Quinoa (pronounced Keen-wa) is somewhat new in our grocery stores, but its been around for hundreds if not thousands of years. Quinoa is a gluten-free plant based seed that is not only high in protein, it also provides all nine essential amino acids necessary for our health. Our bodies can not make these nutrients, so we have to get them from the foods we eat. Just in case you’re wondering as I was, the nine amino acids are: phenylalanine, valine, threonine, tryptophan, methionine, leucine, isoleucine, lysine, and histidine. Ok, that might be more that you cared to read, much less try to pronounce! It’s rich in lysine which we need for promoting healthy tissue growth and also a good source of iron, magnesium, vitamin E, potassium and fiber.
Anyway, the Quinoa seed is a native of South America and is heavily cultivated in Bolivia and Peru. It’s a relative of Swiss chard, spinach and beets. It’s the perfect substitute for pasta, rice and potatoes and higher in nutrients. As a general rule, it’s prepared as rice is prepared. The biggest difference is in the ratio of water. With regular white rice, the ratio is 1 part rice to 1 part water or broth. For Quinoa, it’s 1 part quinoa to 2 parts water or broth. That’s from my experience anyway.
Ok, now that we have a better understanding of what Quinoa is, I want to share my most requested Quinoa dish. It’s Quinoa Pilaf.
My niece turned 20 this year. It’s so hard to get a grasp on that. She should still be 10! Not 20! She has grown into a beautiful, smart, sweet and funny little lady. She’s my favorite niece too and all of my other nieces know that! Ok, she’s my only niece, but my favorite anyway.
My Mom and Dad always have the family over to celebrate each of our birthdays. My Mom does the cooking and my Dad helps in any way that doesn’t involve actually cooking. That’s Mom’s turf and he stays out of it. I try to help in any way I can and I’ll usually take a dish or two. This year, Christina asked me to bring my Quinoa Pilaf and of course I said, “Yes!”. I love making this dish. It is chocked full of flavors and is anything but boring.
Here’s how I make it.
In a 2 quart sauce pan over medium-high heat, heat the extra virgin olive oil and add the chopped colored bell peppers, shallot, salt and pepper to the pan and saute’ until the vegetables are tender, stirring frequently. This will take about 4 minutes.
Drop the heat to medium-low. Add the quinoa, stirring to combine with the vegetables. Continue to occasionally stir and saute’ another 2 minutes to toast the quinoa. This will bring out that nutty taste in the quinoa.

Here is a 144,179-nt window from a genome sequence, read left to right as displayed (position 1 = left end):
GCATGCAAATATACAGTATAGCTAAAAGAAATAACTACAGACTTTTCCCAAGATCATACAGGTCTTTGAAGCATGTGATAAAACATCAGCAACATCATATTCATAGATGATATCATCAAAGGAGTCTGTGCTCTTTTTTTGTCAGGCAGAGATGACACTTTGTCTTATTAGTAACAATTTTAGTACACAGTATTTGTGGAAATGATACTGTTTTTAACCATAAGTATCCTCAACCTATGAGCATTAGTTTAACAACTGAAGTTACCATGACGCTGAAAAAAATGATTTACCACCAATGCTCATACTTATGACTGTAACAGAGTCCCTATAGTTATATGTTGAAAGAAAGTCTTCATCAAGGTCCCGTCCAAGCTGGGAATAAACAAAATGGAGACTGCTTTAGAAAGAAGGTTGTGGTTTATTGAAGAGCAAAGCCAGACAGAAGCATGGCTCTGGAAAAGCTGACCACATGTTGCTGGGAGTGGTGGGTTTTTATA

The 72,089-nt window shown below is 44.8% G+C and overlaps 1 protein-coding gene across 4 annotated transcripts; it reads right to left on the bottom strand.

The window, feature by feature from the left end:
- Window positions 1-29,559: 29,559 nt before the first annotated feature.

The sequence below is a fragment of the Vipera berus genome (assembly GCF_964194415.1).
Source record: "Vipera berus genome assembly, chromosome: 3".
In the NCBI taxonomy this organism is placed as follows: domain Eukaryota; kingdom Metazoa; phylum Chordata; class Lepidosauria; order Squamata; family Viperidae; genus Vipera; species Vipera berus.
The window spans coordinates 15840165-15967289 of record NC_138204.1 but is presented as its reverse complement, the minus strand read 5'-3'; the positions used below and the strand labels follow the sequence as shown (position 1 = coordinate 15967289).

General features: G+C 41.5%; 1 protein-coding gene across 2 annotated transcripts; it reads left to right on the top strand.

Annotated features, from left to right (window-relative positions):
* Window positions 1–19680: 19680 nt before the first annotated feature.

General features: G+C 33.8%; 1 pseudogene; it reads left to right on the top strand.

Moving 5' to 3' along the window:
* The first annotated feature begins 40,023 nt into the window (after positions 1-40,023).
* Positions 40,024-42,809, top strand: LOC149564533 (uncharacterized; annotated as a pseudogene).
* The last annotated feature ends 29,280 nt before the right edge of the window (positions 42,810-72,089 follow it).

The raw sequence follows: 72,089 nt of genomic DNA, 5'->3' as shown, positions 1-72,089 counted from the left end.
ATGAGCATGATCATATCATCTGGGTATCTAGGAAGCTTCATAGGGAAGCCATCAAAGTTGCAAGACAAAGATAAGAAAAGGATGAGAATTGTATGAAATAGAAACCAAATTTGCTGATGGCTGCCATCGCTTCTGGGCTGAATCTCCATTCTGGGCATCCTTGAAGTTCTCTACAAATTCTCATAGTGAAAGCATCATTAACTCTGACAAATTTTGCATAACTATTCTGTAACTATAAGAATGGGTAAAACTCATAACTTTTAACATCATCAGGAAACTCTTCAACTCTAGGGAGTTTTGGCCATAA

If I have black quinoa on hand, I add about 1 Tablespoon to this. It just gives another color and pop to the dish. You could also add red or any combination of colors you have.
Add the white wine and bring this to a boil. Cook a couple of minutes to cook off the alcohol. You can use any white wine you would like. I tend to use a drier white wine such as Chablis or Chardonnay. If you don’t want to open a bottle just for this recipe, you can use the cooking wines that store so well in the cabinet.
Here’s a tip. If you’re out of dry white wine, you can substitute it by mixing 1 teaspoon of vinegar or lemon juice to 1/3 cup of water.
Add the chicken broth. Want to make this Vegan friendly? Use vegetable stock, it’s equally delici
I always keep chicken base in my refrigerator and make my own chicken stock for this recipe. It’s super simple. Typically it’s one cup of water with one teaspoon of chicken base. I find it to have a richer flavor than the canned chicken broth.
And water and bring it back to a boil.
Cover and reduce the heat to low and cook 20-25 minutes until the quinoa has absorbed all of the liquid. Do NOT lift the lid during the first 15 minutes or it will loose too much heat and not cook evenly. The low heat setting on my stove takes exactly 25 minutes, but you’ll need to check it the first time or two that you make this dish to ensure that it doesn’t burn.
Turn off the heat, fluff with a fork to make sure all of the liquid has been absorbed.
Add the toasted pine nuts and chopped fresh parsley. Stir to combine.
Toasting pine nuts is really quick and easy. Here’s how I prepare them. Toasting Pine Nuts
And there you have a fabulous Quinoa Pilaf fit for a Queen! (My Niece, of course)
There are endless ways to fix quinoa. I like to think of it like rice and anything I can do with rice, I try to do with quinoa and it’s much healthier for you! If I’m crunched for time and want a simple quinoa side dish, I’ll prepare it on the stove like rice. I’ll do 1 part dried quinoa to 2 parts liquid. My favorite is using beef broth.
What’s your favorite way to prepare quinoa?
Here’s the printer friendly recipe.